As you may have noticed, I took the summer off from my blogging though I will be resuming my occasional posts after Labor Day. I have been working on an exciting new project which I hope to be able to share details of in the coming months. I have also been preparing to return this fall to teaching at New York University’s Schack Institute for Real Estate. I will once again be offering the capstone course in the development concentration.
In addition, it’s been a summer of moves for our family. Our oldest daughter, Ellen, received her master’s degree from the University of Nebraska in quilt studies. She has moved to the Cleveland area and is the sales and marketing manager for Original Sewing and Quilt Expo which holds shows across the country each year. Our younger daughter, Annie, recently relocated from Boston to Baltimore where she is beginning a master’s program in public health policy at Johns Hopkins. Our youngest, Nick, just returned from a summer of traveling across the length and breadth of the United States helping manage Kick It 3V3′s soccer tournaments. This weekend he will be returning to Skidmore College for his senior year.
We ended our summer with the entire family gathered last weekend in Hershey, Pennsylvania, to celebrate Sally’s mother’s 90th birthday party. Marian is a remarkable woman who lives in the same house she raised her family in and is an active member of her community. It was inspiring to meet so many of her lifelong friends and neighbors during the birthday festivities.
Nick, Ellen and Annie in Hershey, PA
I have to admit I hadn’t heard this term until I read a NY Times article on the phenomenon. I suppose that massive open online courses (MOOC) are the logical extension of online education. These courses consist of large numbers of participants scattered across the globe connected to one or more instructors engaged in an examination of some topic or field of study. For example, Stanford offered a MOOC on artificial intelligence that drew 160,000 students located in 190 countries. The 23,000 who completed the course received a certificate indicating their grade.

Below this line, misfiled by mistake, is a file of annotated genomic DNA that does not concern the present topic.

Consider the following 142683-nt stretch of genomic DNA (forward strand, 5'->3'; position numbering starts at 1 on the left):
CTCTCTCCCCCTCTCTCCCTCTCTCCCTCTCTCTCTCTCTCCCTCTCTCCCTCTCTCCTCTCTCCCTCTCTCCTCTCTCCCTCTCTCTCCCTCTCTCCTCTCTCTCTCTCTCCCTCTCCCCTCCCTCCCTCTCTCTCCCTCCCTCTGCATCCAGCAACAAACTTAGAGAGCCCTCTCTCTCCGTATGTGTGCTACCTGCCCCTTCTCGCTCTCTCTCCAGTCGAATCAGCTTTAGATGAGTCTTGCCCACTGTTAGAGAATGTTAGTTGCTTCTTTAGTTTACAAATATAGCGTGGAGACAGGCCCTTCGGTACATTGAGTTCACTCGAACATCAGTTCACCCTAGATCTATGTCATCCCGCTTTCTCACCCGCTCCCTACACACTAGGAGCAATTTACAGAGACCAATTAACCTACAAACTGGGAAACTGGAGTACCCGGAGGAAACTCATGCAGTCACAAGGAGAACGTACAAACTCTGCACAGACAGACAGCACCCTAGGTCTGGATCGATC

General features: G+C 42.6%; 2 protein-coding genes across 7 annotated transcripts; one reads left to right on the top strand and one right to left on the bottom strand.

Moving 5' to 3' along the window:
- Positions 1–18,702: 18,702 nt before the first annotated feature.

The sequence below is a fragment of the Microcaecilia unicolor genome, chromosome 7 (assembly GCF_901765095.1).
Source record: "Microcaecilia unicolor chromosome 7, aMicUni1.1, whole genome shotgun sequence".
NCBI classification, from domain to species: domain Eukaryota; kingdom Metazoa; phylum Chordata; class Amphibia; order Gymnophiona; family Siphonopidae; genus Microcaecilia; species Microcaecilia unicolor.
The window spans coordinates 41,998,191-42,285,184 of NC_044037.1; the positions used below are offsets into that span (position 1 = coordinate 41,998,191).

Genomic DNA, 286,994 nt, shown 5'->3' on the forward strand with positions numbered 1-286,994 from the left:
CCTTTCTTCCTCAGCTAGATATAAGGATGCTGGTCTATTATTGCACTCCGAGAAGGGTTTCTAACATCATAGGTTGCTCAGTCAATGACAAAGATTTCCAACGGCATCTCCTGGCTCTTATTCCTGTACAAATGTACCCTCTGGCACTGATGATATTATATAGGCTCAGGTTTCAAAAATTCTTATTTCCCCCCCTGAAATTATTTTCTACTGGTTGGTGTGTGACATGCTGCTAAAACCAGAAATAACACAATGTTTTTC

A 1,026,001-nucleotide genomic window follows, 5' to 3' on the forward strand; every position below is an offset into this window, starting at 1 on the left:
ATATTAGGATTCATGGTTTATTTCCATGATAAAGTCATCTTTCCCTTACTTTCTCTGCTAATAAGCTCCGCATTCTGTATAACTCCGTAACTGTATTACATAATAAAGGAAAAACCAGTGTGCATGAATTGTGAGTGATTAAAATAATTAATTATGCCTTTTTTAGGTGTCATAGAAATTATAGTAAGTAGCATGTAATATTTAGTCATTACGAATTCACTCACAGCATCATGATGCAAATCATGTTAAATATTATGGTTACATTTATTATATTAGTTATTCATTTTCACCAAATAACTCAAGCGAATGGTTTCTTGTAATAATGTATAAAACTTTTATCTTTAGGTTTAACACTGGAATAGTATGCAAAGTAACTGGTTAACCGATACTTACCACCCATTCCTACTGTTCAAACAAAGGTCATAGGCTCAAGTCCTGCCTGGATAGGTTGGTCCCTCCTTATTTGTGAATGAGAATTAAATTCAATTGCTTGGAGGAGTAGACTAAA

Even though course like this one have been offered without charge (and without credit), the next generation of MOOCs may come with a price tag. Udemy is one such start and is offering a mixture of free and paid courses.
These courses offer participants access to noted professors and immersion in a web of information and discussion with peers sharing an interest in the subject matter being addressed. While the courses may contain the normal trappings of an on-campus course – exams, lecture notes, reading assignments, they tend to morph into something much more free form that is a natural outgrowth of connections that crop up among participants. It is these connections that offer a very different take on higher education.
Are these course a natural reaction to the ever increasing costs of higher education? Will universities find themselves losing their best professors who come to see them as unnecessary middlemen in delivering knowledge to students? What does it mean for the billions of dollars of bricks and mortar facilities on these university campuses? As I accompanied my three children on college tours over the past decade, I couldn’t help noticing how libraries once the central feature of every campus had been relegated to secondary status behind student unions, sports and recreation complexes, and lifestyle dormitories.